1. the resolution of Syrian problems. For

                1. William Polk, “Understanding Syria: From Pre-Civil War to
Post-Assad”, The Atlantic.

 

            2. Caitlin
Alyce Buckley, “Learning From Libya,
Acting in Syria”,
Journal of Strategic Security 5, no. 2 (2012): 81.

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            3. Francis
Fukuyama, “Why Is Democracy Performing so Poorly?” Journal of Democracy
26, no. 1 (2015): 11.

 

            4. Ingrid
Habets, “Obstacles to a Syrian Peace: The Interference of Interests”,
European View 15, no. 1 (2016): 83.

 

            5. Larry
Diamond, “Why are There no Arab Democracies?”, Journal of
Democracy 21, no. 1 (2010): 93.

 

            6. Harvard
Hegre, “Democracy and Armed Conflict”, Journal of Peace Research
51, no. 2 (2014): 159.

 

            7. Habets,
“Obstacles to a Syrian Peace: The Interference of Interests”, 78.

 

            Civil
wars are solved through negotiations that assure fairness. According to a
research study, democracy helps resolve armed conflicts such as the one facing Syria.6
Democratic institutions are the fundamentals of non-violent conflict
resolutions. Therefore, the international community has to ensure that the
dictatorship regime ends to solve the Syrian civil war. Various countries have
shown interest in the resolution of Syrian problems. For instance, the United States, Russia, and the European Union have
combined forces with the aim of ending Assad’s regime.7
Thus, the continued support to the Syrians on the fight for democracy will
enhance their success. Attaining justice in Syria
would ensure that the religious and political hatred surrounding the Assad’s
regime comes to an end as it happened in Libya. The economic and social
development support to a country facing civil war does not solve the unrest.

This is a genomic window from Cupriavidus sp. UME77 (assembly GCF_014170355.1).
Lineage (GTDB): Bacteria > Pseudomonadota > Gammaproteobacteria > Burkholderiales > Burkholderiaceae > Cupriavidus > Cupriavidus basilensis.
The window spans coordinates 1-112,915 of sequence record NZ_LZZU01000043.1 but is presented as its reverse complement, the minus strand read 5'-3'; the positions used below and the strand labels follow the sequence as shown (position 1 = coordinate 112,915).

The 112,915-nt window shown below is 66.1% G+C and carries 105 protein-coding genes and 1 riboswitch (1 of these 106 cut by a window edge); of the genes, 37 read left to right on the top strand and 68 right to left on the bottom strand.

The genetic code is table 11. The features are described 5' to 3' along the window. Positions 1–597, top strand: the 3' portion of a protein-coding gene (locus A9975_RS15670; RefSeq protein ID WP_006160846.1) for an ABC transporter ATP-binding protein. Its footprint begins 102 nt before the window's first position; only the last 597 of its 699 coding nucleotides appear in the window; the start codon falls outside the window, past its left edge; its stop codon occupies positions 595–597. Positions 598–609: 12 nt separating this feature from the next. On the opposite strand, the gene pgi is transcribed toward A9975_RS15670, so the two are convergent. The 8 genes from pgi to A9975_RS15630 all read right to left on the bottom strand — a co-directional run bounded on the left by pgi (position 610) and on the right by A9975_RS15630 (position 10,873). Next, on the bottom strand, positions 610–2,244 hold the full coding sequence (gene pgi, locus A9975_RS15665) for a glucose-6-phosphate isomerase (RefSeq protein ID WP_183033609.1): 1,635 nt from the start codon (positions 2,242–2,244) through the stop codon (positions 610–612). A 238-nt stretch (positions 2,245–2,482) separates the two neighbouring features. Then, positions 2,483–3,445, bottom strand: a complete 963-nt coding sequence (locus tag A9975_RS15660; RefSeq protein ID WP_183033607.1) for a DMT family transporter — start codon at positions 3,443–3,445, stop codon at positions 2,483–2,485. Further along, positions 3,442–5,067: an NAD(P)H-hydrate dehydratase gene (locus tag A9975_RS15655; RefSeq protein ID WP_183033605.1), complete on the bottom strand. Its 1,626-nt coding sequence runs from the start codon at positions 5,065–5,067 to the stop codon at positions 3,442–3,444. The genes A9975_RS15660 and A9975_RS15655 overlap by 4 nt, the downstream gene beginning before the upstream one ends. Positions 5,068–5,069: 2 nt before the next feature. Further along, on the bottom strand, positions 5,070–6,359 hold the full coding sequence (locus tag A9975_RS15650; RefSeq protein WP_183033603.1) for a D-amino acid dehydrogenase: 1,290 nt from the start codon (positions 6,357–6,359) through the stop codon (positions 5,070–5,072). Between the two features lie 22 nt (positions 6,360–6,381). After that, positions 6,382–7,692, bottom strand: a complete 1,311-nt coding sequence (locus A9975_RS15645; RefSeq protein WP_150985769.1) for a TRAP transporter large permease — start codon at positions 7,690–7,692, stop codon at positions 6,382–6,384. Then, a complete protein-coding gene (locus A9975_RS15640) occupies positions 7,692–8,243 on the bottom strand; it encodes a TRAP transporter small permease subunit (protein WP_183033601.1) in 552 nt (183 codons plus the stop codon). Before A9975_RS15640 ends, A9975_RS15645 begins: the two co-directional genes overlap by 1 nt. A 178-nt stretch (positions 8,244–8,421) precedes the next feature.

Hence, democracy is the best solution to the Syrian problems.

            Furthermore,
democracy in the Middle East countries has not
been thriving over the years. According to a study, only Lebanon has
ever had full democracy. The causes of dictatorship in this region can be
associated with the culture and religion adopted by these states making it
difficult to apply democracy.5
The political freedom in Muslim dominated Arab countries is very low compared
to the Muslim dominated non-Arab nations. In particular, this shows that the
issues surrounding Syria
are contributed by the effects of religion and culture. Political animosity in Syria is also due to the effect of Western countries
trying to introduce their policies in the Middle East.
The opposition supports these ideologies of democracy while the ruling regime
finds them inappropriate.

The war aims at
ensuring democracy in the country. However, some groups’ primary focus is to
have Assad out of power. Moreover, the war is no longer between the dictator
and the citizens, but it has changed and united the jihadist along with the army.
For instance, the army deserters’ families have been tortured by Assad’s
regime, but the ISIS has begun to protect them
to avoid further deaths.

            The
revolution to a peaceful and democratic country ended when the level of
atrocities and brutality to the Syrian protesters rose tremendously. The West
was introducing the means to ensure proper passing of power peacefully, but